Throughout this redesign that was another whole set of hurdles that we had to consider. And the way we manufacture these units actually gave us the idea of going through the bottom. If the carburetor needs any adjusting during the flow stand testing (one of the final quality control steps) the techs could adjust it right on the flow stand with this idle bypass circuit.

The idle bypass circuit is a really cool addition that you won't find on an old HP. "This was really designed for that guy who is running a big camshaft with a lot of overlap. He has no idle at vacuum so the first thing he does is crank his idle up," says Jay McFarland. "You know the drill, it gets out of the transfer slots, gets to the top and it starts pulling fuel into the main circuits and ends up getting a rich idle. He can't adjust his idle and then his carburetor is a piece of junk and he throws it out, even though it's not his carburetor's fault. The idle bypass circuit allows him to fine tune it so he can get his primary throttle plates back down into the proper spot on the slot so that he has idle control. It's more of a fine tuning tool."

Metering Block
Both McFarland and Shehan are excited about the fact that Holley will be machining the billet baseplate and metering blocks in house. "One of the wonderful things about machining in house is that it allows us to make changes easier," says Shehan.

In the past, Holley technicians had to drill and press in plugs since this carb has an external accelerator pump. In the new HP however, Holley is machining in the gasket locating pins as opposed to machining the holes and pressing the pins in place.

"This alleviates the condition where the pins are put in crooked, fall out or are omitted all together as in some billet designs," explains McFarland. "We have also changed the machining of the accelerator pump channel to have the metering block plugged internally rather than the outside to eliminate a potential leak path that exists with external plugging.

"Further, we redesigned the vent baffle such that it is press in place and round, instead of the operation where these are drilled and you put the little plastic baffle in place and then on the line you drill through that plastic and install the pin. It's already there. There's no debris. It's less costly to manufacture the oval slot versus all of the drillings. That's another benefit to doing things in house."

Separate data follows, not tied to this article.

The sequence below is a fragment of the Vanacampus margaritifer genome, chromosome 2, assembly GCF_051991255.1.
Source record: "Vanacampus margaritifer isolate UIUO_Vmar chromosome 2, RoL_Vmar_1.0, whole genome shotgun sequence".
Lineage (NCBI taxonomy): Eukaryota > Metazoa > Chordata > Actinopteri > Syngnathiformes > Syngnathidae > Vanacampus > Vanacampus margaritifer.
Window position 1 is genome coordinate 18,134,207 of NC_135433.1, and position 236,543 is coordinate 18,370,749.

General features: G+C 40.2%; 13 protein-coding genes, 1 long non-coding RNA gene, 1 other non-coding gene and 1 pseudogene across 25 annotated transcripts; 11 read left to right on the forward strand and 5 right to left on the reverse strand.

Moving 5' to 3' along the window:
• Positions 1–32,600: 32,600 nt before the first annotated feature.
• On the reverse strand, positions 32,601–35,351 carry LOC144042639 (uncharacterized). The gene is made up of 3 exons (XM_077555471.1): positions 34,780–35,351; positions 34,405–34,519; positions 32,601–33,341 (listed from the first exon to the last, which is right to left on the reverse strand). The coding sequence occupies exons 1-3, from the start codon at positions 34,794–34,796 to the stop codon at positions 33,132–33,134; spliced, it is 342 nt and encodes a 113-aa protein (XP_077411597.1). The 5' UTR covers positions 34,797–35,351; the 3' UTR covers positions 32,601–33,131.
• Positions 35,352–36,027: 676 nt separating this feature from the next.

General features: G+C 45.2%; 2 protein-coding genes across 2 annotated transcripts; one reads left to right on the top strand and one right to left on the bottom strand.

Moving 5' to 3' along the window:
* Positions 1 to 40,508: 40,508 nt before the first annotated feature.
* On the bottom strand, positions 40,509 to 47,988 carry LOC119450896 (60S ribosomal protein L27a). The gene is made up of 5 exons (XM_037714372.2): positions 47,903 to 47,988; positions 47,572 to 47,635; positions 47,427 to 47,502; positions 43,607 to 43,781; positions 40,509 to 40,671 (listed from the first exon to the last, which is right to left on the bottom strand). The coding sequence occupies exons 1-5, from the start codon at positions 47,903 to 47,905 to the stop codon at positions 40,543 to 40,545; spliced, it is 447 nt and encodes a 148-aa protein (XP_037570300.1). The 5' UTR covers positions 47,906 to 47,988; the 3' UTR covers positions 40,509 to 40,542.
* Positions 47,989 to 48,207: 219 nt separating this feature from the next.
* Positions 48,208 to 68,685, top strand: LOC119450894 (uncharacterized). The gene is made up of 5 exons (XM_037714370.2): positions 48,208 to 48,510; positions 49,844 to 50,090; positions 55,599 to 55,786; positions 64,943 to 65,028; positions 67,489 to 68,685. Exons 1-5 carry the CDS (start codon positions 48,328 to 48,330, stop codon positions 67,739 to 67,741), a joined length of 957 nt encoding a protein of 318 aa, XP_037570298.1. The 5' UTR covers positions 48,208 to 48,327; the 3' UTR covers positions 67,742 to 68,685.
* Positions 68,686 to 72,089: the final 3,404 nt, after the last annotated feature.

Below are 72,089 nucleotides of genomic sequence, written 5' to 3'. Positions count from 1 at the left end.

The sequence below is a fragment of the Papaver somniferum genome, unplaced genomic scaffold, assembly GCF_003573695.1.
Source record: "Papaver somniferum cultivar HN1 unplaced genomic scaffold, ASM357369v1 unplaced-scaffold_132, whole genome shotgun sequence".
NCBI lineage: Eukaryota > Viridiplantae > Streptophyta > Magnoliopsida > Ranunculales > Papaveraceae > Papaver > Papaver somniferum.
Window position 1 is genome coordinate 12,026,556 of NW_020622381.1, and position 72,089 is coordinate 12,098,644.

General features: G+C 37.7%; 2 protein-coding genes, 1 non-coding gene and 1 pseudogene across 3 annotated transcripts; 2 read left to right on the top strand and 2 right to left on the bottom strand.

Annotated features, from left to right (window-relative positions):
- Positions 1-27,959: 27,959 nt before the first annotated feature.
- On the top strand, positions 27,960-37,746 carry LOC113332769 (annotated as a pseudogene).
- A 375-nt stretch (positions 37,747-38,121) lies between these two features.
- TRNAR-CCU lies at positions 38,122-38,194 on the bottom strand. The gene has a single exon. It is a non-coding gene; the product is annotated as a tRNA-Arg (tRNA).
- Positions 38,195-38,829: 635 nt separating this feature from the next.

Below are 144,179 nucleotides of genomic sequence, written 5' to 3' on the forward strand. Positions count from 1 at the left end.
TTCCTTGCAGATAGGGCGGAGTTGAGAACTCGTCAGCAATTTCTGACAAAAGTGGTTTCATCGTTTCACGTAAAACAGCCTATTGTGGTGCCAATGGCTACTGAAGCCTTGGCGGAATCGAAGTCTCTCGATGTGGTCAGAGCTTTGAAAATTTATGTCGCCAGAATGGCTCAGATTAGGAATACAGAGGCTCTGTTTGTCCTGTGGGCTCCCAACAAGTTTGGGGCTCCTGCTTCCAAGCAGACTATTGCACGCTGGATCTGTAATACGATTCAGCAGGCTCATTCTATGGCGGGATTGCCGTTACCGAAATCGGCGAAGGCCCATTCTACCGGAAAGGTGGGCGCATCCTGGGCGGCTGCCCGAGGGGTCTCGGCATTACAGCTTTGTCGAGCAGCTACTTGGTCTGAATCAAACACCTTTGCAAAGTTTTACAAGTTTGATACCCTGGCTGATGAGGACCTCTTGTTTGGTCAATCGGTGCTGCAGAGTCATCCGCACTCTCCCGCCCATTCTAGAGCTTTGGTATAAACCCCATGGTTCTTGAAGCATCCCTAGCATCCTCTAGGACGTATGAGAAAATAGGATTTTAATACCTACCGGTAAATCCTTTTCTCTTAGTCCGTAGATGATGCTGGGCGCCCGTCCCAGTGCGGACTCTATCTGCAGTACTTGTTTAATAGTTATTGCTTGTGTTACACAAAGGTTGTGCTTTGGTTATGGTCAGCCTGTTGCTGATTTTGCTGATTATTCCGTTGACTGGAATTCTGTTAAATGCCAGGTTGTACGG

A few other significant changes in the metering block is that they've lowered the power channel restrictors to keep them lower in the fuel and they've hollowed the block out to gain fuel capacity but not so much that it cost twice as much to manufacture. Engineers are also working on designing a recess that racers can easily use to pry the block from the main body when working on the carb. Another benefit is that since the metering blocks are billet Holley will be able to manufacture them in different colors. Want a pink block? Go for it!

Inside the fuel bowls, Holley designed internal baffling all the way around, something the previous fuel bowls did not have (see picture 5 for a comparison) along with a larger diameter needle and seat boss.

Through testing and research, the team discovered that fuel entering from the needle and seat goes down and hits the float tab. That contact sprays the fuel onto the flat bottom, causing a lot of aeration and foaming. With the additional baffling and the center shelf design however, when the fuel enters it hits the shelf and has a tendency to dribble down the side, almost like a slow waterfall. The net result is less aeration and less foaming of the fuel. Some foaming does still occur but it does so up on the shelf and not down in the main fuel level.